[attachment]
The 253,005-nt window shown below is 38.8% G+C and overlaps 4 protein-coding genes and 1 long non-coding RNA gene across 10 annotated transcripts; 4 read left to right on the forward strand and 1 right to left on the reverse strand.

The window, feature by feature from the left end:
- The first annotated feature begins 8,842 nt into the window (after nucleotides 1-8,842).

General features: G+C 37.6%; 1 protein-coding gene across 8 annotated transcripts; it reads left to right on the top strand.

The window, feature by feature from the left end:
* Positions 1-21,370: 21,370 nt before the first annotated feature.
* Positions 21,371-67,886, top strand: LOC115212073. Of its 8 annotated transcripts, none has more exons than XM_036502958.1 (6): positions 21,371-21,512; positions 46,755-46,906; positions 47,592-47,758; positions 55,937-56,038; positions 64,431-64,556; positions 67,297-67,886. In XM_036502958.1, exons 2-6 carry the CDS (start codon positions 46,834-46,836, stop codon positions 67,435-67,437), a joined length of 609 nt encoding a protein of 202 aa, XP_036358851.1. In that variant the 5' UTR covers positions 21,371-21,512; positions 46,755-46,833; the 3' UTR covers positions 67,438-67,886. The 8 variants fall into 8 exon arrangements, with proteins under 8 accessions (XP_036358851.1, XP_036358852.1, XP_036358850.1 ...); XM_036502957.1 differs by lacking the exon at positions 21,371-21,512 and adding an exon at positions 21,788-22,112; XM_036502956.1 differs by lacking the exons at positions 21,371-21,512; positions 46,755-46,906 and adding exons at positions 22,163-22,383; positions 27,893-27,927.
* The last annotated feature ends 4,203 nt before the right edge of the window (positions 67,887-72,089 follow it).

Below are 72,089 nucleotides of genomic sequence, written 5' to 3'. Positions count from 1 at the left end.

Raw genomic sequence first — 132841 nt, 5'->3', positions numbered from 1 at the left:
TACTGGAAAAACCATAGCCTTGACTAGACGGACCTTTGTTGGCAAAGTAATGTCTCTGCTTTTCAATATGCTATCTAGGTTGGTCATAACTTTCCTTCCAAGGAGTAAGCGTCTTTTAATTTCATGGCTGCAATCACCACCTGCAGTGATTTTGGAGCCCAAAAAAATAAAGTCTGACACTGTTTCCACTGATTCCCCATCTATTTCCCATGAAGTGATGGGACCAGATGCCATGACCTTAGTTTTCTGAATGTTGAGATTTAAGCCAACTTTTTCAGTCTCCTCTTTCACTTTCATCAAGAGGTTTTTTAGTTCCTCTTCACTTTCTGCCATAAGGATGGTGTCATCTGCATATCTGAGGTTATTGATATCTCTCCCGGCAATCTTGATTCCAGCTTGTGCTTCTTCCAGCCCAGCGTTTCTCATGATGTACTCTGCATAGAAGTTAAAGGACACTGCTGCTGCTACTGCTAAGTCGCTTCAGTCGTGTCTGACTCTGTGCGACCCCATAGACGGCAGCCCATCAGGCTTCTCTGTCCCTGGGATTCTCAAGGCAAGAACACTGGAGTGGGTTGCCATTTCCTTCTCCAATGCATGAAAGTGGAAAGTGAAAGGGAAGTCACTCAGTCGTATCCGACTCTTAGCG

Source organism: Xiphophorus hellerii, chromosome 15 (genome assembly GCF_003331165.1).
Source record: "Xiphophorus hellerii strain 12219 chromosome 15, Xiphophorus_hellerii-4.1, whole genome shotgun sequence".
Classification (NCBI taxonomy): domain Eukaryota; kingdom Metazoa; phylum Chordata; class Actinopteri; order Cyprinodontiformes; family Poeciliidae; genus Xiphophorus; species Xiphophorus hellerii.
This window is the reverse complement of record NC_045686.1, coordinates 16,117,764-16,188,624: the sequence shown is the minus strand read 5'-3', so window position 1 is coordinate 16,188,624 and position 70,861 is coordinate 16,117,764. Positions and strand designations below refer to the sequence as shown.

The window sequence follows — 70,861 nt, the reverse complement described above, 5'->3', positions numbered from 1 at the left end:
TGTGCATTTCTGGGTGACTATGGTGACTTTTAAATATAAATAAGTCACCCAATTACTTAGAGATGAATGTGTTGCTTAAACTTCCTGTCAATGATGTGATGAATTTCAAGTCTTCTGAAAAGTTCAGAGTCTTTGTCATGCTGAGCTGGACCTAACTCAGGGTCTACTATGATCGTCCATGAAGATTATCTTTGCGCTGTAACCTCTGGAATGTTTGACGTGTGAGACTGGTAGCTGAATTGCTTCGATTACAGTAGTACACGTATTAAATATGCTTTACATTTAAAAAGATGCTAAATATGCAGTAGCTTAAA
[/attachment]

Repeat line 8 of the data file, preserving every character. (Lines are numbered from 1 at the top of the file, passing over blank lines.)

* The last annotated feature ends 4,203 nt before the right edge of the window (positions 67,887-72,089 follow it).